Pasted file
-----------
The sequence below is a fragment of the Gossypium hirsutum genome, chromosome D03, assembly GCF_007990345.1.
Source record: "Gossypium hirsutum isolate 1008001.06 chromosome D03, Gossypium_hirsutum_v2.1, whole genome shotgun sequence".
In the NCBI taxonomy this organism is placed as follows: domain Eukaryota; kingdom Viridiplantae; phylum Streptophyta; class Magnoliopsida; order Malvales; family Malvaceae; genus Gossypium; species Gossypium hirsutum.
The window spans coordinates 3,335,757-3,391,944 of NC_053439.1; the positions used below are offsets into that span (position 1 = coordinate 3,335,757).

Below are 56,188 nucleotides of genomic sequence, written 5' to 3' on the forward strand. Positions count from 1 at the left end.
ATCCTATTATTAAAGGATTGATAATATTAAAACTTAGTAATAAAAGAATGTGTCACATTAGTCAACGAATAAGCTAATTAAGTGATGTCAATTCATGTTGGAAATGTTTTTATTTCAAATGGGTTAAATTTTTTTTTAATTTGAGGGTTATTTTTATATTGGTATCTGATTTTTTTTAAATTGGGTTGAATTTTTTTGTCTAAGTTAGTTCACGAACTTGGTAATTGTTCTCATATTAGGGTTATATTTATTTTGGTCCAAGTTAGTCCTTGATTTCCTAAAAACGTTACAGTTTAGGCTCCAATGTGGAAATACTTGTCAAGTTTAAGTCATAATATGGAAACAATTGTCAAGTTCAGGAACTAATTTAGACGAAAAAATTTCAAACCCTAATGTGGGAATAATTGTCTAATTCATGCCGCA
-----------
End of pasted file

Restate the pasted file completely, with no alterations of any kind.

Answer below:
The sequence below is a fragment of the Gossypium hirsutum genome, chromosome D03, assembly GCF_007990345.1.
Source record: "Gossypium hirsutum isolate 1008001.06 chromosome D03, Gossypium_hirsutum_v2.1, whole genome shotgun sequence".
In the NCBI taxonomy this organism is placed as follows: domain Eukaryota; kingdom Viridiplantae; phylum Streptophyta; class Magnoliopsida; order Malvales; family Malvaceae; genus Gossypium; species Gossypium hirsutum.
The window spans coordinates 3,335,757-3,391,944 of NC_053439.1; the positions used below are offsets into that span (position 1 = coordinate 3,335,757).

Below are 56,188 nucleotides of genomic sequence, written 5' to 3' on the forward strand. Positions count from 1 at the left end.
ATCCTATTATTAAAGGATTGATAATATTAAAACTTAGTAATAAAAGAATGTGTCACATTAGTCAACGAATAAGCTAATTAAGTGATGTCAATTCATGTTGGAAATGTTTTTATTTCAAATGGGTTAAATTTTTTTTTAATTTGAGGGTTATTTTTATATTGGTATCTGATTTTTTTTAAATTGGGTTGAATTTTTTTGTCTAAGTTAGTTCACGAACTTGGTAATTGTTCTCATATTAGGGTTATATTTATTTTGGTCCAAGTTAGTCCTTGATTTCCTAAAAACGTTACAGTTTAGGCTCCAATGTGGAAATACTTGTCAAGTTTAAGTCATAATATGGAAACAATTGTCAAGTTCAGGAACTAATTTAGACGAAAAAATTTCAAACCCTAATGTGGGAATAATTGTCTAATTCATGCCGCA